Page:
The complexities of coral reefs, as we all know is not just affected by sedimentation as discussed in part 1. In fact it is just a small piece of a larger puzzle. Sedimentation is the direct result of removing forests and increasing outflow on reefs, and or because of dredgers putting fine sediment in suspension, which then drifts on reefs. Rather worryingly post me writing part 1, I noticed a similar issue of dredging taking place in the Cayman Islands. Let’s hope that the Australian government aren’t the only ones to implement legislation to stop this from happening. The next topic of Global warming, is completely separate, but still the result of the human races heavy reliance on fossil fuels. The last installment looks at fishing and their importance in a reefs ecosystem.
The energy from the sun is vital for the coral reefs to survive. Algae that are found in the corals provide over 80% of the energy with the remainder being made up by the polyp itself, filtering food particles from the water. This need is often a curse exasperated by the human impact of global warming. With greater sunshine and greater warming linked to carbon dioxide (greenhouse gas) the corals become stressed and sometimes expel the algae. This causes the coral to go the ghostly white termed bleaching because the algae house the fantastic colours and pigmentation. As you can imagine with over three-quarters of the corals food supply being removed, it doesn’t take long for the corals to perish. These bleaching events are also exasperated by the El Nino events, when increased naturals warming coincides with manmade global warming, having catastrophic consequences for reefs.
Not only is the burning of fossils fuels warming the seas because of the greenhouse effect, they are also mildly acidic. The sea naturally absorbs anthropogenic CO2, attempting to balance out the high concentrations in the atmosphere. It is a natural heat sink, the main cause of bleaching, but it also tries to sequester CO2 from the atmosphere. This effect is a good thing for anything above the water as the global warming effects will be slight or limited because so much absorbs in the sea. However this increase in CO2 reduces the pH and disrupts the chemical balance of many calcifying processes that take place in reefs. This negative effect will make it more difficult for corals to grow and develop.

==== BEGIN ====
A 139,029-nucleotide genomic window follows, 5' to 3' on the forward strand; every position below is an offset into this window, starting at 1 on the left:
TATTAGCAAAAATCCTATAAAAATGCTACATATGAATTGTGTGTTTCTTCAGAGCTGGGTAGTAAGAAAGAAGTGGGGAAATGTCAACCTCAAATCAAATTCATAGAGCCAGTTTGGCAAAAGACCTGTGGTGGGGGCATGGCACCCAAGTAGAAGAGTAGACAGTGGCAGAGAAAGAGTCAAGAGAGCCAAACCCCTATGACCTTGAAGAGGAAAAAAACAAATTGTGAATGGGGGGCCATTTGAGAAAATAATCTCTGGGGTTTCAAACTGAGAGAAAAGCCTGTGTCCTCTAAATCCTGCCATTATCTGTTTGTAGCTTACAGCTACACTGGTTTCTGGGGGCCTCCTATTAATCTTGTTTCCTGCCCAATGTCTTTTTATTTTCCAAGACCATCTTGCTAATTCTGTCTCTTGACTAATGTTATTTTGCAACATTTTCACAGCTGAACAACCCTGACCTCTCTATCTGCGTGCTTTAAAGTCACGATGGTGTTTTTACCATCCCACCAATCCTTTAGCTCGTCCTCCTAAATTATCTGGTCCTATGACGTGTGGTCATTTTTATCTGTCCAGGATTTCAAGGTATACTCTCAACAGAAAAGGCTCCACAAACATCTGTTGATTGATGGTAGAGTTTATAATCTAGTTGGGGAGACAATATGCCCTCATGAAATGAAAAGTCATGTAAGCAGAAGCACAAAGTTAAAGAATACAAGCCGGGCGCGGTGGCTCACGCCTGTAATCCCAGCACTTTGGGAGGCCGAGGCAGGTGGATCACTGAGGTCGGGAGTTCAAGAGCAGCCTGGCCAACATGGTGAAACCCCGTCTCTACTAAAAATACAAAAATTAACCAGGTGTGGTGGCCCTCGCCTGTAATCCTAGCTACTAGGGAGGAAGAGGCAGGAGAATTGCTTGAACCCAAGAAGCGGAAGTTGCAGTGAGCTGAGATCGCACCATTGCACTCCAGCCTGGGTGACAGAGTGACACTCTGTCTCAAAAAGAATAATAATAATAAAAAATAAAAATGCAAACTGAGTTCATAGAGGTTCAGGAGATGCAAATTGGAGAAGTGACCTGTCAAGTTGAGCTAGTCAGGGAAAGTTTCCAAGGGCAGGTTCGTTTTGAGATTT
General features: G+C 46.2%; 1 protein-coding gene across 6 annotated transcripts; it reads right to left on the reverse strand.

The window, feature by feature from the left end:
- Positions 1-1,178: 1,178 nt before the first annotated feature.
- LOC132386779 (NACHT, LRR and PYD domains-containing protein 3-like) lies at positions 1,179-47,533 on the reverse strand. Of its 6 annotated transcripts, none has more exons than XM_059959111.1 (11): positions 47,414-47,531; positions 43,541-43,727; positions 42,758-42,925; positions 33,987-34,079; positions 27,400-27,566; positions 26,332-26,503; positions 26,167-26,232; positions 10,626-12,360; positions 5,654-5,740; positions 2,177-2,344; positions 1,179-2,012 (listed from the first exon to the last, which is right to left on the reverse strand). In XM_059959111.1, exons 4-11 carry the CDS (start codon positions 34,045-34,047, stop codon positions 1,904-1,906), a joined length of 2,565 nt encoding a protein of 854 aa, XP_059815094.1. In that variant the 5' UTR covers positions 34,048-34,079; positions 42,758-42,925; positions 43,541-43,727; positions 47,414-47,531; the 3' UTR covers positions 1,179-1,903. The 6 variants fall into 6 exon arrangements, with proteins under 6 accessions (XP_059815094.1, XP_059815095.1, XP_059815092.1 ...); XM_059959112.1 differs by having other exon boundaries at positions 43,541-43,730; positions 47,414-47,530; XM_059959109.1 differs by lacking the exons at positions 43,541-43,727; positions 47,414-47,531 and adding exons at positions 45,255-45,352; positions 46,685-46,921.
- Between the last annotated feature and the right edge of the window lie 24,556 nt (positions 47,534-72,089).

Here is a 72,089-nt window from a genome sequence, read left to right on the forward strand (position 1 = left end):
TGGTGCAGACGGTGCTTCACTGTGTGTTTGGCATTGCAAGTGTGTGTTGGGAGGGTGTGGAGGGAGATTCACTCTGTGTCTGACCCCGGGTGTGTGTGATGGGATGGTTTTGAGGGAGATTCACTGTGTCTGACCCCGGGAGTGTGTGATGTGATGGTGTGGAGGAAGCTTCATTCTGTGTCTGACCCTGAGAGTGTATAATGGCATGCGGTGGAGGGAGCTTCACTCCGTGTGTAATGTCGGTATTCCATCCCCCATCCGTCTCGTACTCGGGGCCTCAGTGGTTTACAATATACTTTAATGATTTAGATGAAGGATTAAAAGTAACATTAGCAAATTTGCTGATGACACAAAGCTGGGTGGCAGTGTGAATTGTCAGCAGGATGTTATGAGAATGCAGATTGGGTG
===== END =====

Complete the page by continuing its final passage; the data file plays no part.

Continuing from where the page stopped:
Sea level rise
Now that we have stepped into a greenhouse world, with acidifying oceans the next complication is sea level rise. With increased temperature comes the melting of the ice caps and the glaciers. Shallow land areas and coastal areas will soon be engulfed in several years by ever rising tides because of ice caps melting. This also has severe implications for global reefs. These are solid structures that make their homes in the photic zone from 3-20m. With more fresh water comes sea level rises, which can result in some corals being outside the most productive zone. An estimated that there will be a global rise of up to 1m by 2100, which added with acidification and warming could be the last straw for some reefs.
I wanted to cover the plight of coral reefs for different reasons. Mainly because I think there breath-taking, but also the issues they face is often lost in translation. It is often mixed with global warming and its consequences. Sometimes it is challenging to propagate the reasons why global warming will affect Coral reefs. All of the problems thrown at coral reefs, it is not just one issue, but a combination of them all. With warming oceans you have bleaching, which can recover, however with acidification, sea level rise and others makes it more difficult for them to recover and regain the algae, which they desperately need. I guess all I wanted was to open people’s eyes to their beauty, maybe to inspire you to go dive in them. Being a diver myself, it is amazing what varieties of fish and the colours of corals you can see. I want everyone to see them for themselves.
Previously I spoke of sedimentation, the choking of reefs; this can easily be prevented. The example of the Cayman Islands to allow larger ships in shallow areas are harmful to tourism given by the coral reefs. If conservationists and industry were to work together, talking about the problems and alternatives maybe reefs stood a chance. The same story applies for global warming but obviously on a larger more complex scale. With more CO2 and more warming, the outcome will result with worsening seas for wildlife and us. The sea will always attempt to soak up the imbalances we have created so we must act to help it. Without a healthy ocean everything will perish, making people aware of this is the only way to stop it from happening.
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